CM . . .
. Volume XVIII Number 5. . . .September 30, 2011
Shattered. (Orca Soundings).
Sarah N. Harvey.
Victoria, BC: Orca, 2011.
121 pp., pbk. & hc., $9.95 (pbk.), $16.95 (hc.).
ISBN 978-1-55469-845-5 (pbk.), ISBN 978-1-55469-846-2 (hc.).
Grades 8-11 / Ages 13-16.
Review by Kay Weisman.
Reviewed from Advance Reading Copy.
Tyler climbed out of the hot tub and wrapped a towel around his waist. I noticed his nipples were erect. I thought about how the last tongue on those nipples had not been mine. The sushi I had snacked on at work rose up in my throat. I swallowed hard as he took a step toward me, whining, "She brought vodka. You know what vodka does to me, babe. It didn't mean anything."
I kept shaking my head. Tyler and I had been friends since third grade and going out since we were thirteen. Four years. Neither of us has had sex with anyone else. Or so I thought. Now our relationship was as shattered as the bottle I had thrown at Kayla.
I put my hands up in front of me as Tyler approached. Isn't raising your hands, palms out, the universal symbol for "back off"? He should have stopped. But he didn't. Suddenly I wasn't frightened anymore. I felt strong. And angry. Angrier than I've ever been. His bare, wet chest collided with my palms and I shoved him—hard. He staggered and fell backward. All one hundred and seventy pounds of him. It was like felling a redwood with a steak knife.
Seventeen-year-old March Moser leads a perfect life—she's beautiful, popular, has a great job, loving parents, and an equally perfect boyfriend—until the night she finds him in a drunken, hot tub embrace with another girl. Seething with anger, she pushes him—making him fall and go into a coma. Panicked, she dials 911 and flees the scene, and eventually decides to do penance for her misdeeds by remaking her entire life so that it is ugly and difficult. She cuts and dyes her hair a "boring" brown, discards her contact lenses for her old red glasses, changes jobs, and chooses to ride the bus to work instead of driving.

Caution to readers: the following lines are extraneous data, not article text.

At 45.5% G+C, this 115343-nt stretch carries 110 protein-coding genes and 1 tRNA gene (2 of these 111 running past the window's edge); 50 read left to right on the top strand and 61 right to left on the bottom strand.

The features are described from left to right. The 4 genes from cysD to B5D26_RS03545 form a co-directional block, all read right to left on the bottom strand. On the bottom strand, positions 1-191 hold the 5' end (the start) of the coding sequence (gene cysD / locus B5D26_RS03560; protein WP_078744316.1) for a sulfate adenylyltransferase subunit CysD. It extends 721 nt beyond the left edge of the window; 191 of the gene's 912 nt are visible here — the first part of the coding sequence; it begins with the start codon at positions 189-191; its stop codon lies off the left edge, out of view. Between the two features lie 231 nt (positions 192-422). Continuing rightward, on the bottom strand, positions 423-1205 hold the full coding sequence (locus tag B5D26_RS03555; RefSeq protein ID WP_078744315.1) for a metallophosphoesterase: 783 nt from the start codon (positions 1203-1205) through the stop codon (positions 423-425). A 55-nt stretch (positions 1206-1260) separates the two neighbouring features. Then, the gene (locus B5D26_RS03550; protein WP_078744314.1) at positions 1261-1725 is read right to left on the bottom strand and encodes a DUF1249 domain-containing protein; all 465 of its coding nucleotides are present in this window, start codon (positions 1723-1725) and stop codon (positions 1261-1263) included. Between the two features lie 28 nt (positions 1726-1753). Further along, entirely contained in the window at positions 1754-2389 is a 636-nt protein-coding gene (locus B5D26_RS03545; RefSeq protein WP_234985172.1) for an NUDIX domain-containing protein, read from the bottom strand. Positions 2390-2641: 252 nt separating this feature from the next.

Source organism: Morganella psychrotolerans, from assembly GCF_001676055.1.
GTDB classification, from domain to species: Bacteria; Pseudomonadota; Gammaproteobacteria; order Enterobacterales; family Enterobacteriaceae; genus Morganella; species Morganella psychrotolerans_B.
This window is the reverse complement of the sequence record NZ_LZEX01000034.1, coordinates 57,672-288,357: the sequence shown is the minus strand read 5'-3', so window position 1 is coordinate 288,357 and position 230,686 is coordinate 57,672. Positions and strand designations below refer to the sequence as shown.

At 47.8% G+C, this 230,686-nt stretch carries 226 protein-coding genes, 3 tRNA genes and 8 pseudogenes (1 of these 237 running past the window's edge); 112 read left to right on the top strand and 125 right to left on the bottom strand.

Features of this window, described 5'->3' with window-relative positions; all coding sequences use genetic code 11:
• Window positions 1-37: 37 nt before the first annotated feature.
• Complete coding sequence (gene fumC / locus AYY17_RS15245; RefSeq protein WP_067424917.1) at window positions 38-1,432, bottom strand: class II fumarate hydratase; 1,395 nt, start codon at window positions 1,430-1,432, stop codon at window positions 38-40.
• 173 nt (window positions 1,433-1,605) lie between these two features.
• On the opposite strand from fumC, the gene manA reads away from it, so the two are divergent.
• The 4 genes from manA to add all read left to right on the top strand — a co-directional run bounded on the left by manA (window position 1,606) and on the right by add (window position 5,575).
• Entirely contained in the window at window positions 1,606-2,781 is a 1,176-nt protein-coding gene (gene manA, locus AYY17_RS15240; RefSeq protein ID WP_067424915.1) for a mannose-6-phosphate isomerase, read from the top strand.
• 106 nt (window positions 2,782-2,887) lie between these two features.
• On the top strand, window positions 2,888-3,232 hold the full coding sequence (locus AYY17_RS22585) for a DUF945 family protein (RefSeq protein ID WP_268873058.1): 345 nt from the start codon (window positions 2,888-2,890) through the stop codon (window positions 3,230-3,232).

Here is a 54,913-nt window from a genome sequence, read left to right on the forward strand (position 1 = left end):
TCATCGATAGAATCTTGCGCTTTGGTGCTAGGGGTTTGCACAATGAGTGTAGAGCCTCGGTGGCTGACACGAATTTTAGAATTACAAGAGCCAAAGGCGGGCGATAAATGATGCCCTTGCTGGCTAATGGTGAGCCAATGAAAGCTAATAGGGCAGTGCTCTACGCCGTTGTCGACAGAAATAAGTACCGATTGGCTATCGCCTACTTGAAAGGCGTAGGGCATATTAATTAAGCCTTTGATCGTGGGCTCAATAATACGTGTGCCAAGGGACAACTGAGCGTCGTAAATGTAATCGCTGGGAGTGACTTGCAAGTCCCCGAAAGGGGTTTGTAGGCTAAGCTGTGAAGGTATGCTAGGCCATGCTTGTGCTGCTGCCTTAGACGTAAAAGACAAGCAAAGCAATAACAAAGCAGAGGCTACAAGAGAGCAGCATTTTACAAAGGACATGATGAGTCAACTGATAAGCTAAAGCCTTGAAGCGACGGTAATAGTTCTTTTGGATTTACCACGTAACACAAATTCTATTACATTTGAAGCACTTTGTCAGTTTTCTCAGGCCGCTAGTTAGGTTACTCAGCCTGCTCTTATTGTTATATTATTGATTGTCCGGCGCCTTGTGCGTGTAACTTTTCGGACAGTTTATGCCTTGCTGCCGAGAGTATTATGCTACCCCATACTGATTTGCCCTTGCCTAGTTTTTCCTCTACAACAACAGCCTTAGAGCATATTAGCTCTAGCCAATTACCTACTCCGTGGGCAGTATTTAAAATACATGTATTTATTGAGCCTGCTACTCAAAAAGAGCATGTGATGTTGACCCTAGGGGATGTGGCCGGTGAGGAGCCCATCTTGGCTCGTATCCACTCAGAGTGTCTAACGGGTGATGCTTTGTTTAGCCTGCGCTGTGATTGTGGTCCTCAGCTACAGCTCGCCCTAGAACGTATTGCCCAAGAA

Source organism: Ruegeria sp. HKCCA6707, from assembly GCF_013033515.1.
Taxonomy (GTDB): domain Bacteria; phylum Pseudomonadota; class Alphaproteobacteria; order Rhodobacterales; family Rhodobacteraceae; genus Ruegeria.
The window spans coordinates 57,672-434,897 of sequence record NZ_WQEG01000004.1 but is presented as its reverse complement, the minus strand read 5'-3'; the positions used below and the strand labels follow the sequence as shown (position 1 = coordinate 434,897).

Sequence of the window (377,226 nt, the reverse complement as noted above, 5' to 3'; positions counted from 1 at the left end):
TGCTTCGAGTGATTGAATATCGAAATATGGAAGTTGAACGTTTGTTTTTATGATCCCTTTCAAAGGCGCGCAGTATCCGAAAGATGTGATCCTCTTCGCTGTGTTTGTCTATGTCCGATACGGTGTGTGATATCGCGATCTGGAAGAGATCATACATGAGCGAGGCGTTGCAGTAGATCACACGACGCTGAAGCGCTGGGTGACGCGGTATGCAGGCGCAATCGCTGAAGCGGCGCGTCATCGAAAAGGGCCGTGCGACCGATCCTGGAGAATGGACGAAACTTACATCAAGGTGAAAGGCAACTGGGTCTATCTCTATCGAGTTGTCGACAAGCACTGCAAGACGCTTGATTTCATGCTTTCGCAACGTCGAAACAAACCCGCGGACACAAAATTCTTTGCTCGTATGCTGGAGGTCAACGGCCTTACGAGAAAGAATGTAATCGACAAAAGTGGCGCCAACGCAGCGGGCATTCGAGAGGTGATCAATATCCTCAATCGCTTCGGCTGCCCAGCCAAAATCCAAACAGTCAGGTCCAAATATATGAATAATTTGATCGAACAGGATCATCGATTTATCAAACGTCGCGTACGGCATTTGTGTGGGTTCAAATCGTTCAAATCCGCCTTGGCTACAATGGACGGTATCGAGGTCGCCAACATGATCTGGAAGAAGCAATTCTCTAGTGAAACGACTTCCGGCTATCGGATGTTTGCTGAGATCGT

Harvey, author of the much-heralded chick-lit novel The Lit Report (2008), here offers something for everyone: soft-core porn (see excerpt above), rude language, drugs and alcohol, shoplifting, vacuous teens, and some surprisingly old-fashioned ideas about atonement, thankfully delivered with a light touch in March's believable, acerbic voice. Once March gets beyond whining about the bus ("the loser cruiser") and how ugly she has made herself, she begins to realize that other people have real problems, like homelessness or drug abuse or losing a spouse. By the time Tyler awakens from his coma and shows his true (albeit shallow) colors, March has accepted responsibility for her actions and is ready to forgive herself (even if Tyler can't) and move on.
Like a sugary soft drink, Harvey's story is easily consumed and should have great appeal for teens that don't often pick up a book, especially those who think they aspire to life in the fast, gritty lane.
Kay Weisman is a Master of Arts in Children's Literature candidate at the University of British Columbia.
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